wildeabandon: waffle with summer berries (mmmfood)
I've just eaten one of the best meals of my life, and you all know how many good meals I've eaten. [livejournal.com profile] borusa and I had the tasting menu at Vanilla. It's late, so I don't think I have time for a full review, but I'll post a few highlights. Edit: Okay, I lied, have a full review. But actually, go and eat there yourselves. Really, do.

The amuse bouche was "clay potato with aioli". Neither of us were quite sure what a clay potato was, despite the efforts with google. What it turned out to be was a new potato coated with a very thin layer of clay. Yes, actual clay, as in hardened mud. Apparently it's good for the digestion, so a good thing to start with. It was surprisingly good. The coating was thin enough not to be really weird, but added a strange and fascinating texture. The aioli was extremely good, and there was a seed and salt dip that turn what could have been just a gimmick into a very flavourful bite. I am going to get hold of a recipe for the coating and use it on medallions of pigeon breast. It has to be done.

The first starter was scallop on pork belly (a traditional combination, for very good reason), with a black pudding, bacon and potato terrine. The scallop was very nice, but completely overshadowed by the terrine, which was amazing. If I were a pig, I'd be queueing up to be turned into this terrine. Oink.

The second starter was an egg cooked very very slowly (45 minutes at 64 degrees) - this meant that the yolk and the white were exactly the same texture - cooked, but not quite solid, and as it was brought to the table it was covered with a large glass that had been filled with oak smoke, which they waved under your nose, which added extra layers of flavour. It was served with a jerusalem artichoke foam, vegetables I'd never tasted before ([livejournal.com profile] borusa help me out - the thing like plantain but black?) and wafer thin layers of lomo sausage, which makes parma ham go home and cry becasue it's just not up to the job.

Then the main course. I had halibut, with mussels, chervil - both whole root and a sauce made with root and leaves, scallop and parsley foam, and hazelnut paste. I know what you're thinking - it sounds like overkill, but whilst each ingredient had a strong flavour alone, a mouthful with all of them Just Worked. Robert had the venison. I had a taste, and it was utterly glorious, but I'll leave him to go into the details.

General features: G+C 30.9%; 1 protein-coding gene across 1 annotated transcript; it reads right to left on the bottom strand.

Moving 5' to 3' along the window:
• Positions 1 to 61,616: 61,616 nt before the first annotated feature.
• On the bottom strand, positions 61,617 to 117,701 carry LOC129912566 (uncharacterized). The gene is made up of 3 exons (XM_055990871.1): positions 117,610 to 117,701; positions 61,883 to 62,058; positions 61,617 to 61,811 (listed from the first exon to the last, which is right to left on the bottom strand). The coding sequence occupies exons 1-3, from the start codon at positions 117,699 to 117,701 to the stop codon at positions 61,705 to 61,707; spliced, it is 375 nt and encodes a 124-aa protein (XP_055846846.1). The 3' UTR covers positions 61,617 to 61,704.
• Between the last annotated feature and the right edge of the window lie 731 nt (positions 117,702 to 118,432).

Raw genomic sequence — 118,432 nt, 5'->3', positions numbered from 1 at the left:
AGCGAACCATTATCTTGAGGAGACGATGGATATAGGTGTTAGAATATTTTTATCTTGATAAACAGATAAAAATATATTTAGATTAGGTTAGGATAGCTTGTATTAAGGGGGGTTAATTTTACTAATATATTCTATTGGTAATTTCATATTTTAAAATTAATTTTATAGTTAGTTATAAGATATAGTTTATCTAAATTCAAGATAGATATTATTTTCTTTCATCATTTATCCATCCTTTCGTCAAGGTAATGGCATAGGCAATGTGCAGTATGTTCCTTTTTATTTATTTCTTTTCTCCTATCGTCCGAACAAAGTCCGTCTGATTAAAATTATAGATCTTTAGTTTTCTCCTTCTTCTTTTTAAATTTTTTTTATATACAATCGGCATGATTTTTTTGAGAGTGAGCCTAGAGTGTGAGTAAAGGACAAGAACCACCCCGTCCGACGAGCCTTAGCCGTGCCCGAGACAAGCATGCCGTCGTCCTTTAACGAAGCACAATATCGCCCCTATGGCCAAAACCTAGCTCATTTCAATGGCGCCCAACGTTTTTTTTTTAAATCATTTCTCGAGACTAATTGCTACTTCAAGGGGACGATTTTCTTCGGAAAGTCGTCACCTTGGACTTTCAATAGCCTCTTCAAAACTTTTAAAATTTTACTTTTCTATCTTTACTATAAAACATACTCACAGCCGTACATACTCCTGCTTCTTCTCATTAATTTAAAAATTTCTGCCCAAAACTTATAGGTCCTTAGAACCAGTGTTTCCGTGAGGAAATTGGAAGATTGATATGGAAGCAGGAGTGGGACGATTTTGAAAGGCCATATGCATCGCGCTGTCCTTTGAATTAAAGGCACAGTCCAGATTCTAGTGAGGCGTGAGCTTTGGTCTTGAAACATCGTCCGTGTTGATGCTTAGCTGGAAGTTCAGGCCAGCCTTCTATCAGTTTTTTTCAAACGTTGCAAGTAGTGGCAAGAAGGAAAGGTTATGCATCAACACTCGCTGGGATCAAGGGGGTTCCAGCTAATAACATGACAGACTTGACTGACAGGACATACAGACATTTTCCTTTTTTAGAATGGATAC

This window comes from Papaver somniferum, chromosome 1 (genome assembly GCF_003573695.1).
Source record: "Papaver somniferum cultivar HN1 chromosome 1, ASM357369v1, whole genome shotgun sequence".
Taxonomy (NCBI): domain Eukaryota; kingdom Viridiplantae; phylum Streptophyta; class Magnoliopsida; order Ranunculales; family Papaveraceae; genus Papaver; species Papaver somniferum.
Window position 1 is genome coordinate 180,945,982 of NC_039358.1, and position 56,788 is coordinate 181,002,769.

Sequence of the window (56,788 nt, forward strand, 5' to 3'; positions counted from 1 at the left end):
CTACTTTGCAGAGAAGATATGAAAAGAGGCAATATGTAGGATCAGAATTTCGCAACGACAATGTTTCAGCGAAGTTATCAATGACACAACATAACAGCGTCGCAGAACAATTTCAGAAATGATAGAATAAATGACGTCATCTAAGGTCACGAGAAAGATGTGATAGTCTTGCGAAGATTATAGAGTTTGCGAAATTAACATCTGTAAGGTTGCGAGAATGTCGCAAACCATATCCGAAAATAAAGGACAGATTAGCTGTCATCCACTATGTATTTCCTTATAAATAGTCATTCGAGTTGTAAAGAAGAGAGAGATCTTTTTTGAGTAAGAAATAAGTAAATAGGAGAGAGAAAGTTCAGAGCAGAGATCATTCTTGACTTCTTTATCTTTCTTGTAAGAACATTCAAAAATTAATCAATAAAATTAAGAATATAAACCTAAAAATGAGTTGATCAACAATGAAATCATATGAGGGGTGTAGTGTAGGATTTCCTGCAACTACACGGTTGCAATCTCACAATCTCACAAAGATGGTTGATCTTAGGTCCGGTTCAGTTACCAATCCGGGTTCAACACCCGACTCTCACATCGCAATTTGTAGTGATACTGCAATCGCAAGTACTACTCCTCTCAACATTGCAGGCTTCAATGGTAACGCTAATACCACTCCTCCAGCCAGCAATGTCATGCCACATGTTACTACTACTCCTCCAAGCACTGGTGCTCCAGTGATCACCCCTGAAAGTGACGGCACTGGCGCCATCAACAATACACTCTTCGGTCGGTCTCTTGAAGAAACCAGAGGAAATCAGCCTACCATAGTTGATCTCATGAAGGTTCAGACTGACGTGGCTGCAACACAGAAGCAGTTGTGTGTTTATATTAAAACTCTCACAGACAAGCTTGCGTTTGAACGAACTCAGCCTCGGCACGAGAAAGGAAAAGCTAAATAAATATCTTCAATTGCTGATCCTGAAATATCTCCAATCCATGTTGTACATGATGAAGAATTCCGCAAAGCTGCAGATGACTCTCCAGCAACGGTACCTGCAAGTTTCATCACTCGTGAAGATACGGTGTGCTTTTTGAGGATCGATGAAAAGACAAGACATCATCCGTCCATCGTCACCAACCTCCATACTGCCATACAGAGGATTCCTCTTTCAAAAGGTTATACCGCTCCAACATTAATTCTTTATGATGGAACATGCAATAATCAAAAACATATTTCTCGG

The pre-dessert was a glass full of berry bubbles. The taste was much like a the fruit bit of a really good summer pudding - very enjoyable, but not outstanding. What made the dish outstanding was the texture. It was like taking the frothiest of frothy mousses and making it frothier still, but with just enough structural integrity to not pop. There was something very pre-adolescent about eating it, and we giggled all the way through. It was served with a pastry with a shell like a very thin doughnut, filled with a liquid vanilla cream, which was exactly what you needed to counter the sharpness of the bubbles.

After that I didn't think it could get any sillier, but the dessert proved me wrong. They brought a plate with fresh and caramelised figs, crushed biscuits and toffee sauce, and a shot glass with what looked like rough sugar cubes inside. Then they poured lavendar milk into the glass of what was actually dry ice. It was AWESOME. It was like miniature volcano on your plate. I may have squealed with excitement a tiny bit. You then dipped the figs and biscuits in the pool of milk that gathered at the bottom of the volcano. It could perhaps have had a bit more flavour to it, but y'know, figs are good no matter what, and also VOLCANO!!!

I think this counts as my third favourite meal ever, but it was third of the price of the Fat Duck, and the only reason it doesn't beat Bacchus* is the lack of matching wines - the food was probably slightly better. One thing that I've noticed about tasting menus is that they either wuss out and do traditional food for one or two courses, or they go slightly too far with the gimmicks and end up making something not very nice (even Heston screwed up with the liquid black pudding, if you ask me), but this place got the balance exactly right. Every course surprised and delighted, and a lot of us made us ask "how can this possible work", but it did work, every single time.

*which sadly has now closed down. I shall find out where the chef is now and when I do I shall tell everyone.


wildeabandon: photo of me with wavy hair and gold lipstick (Default)

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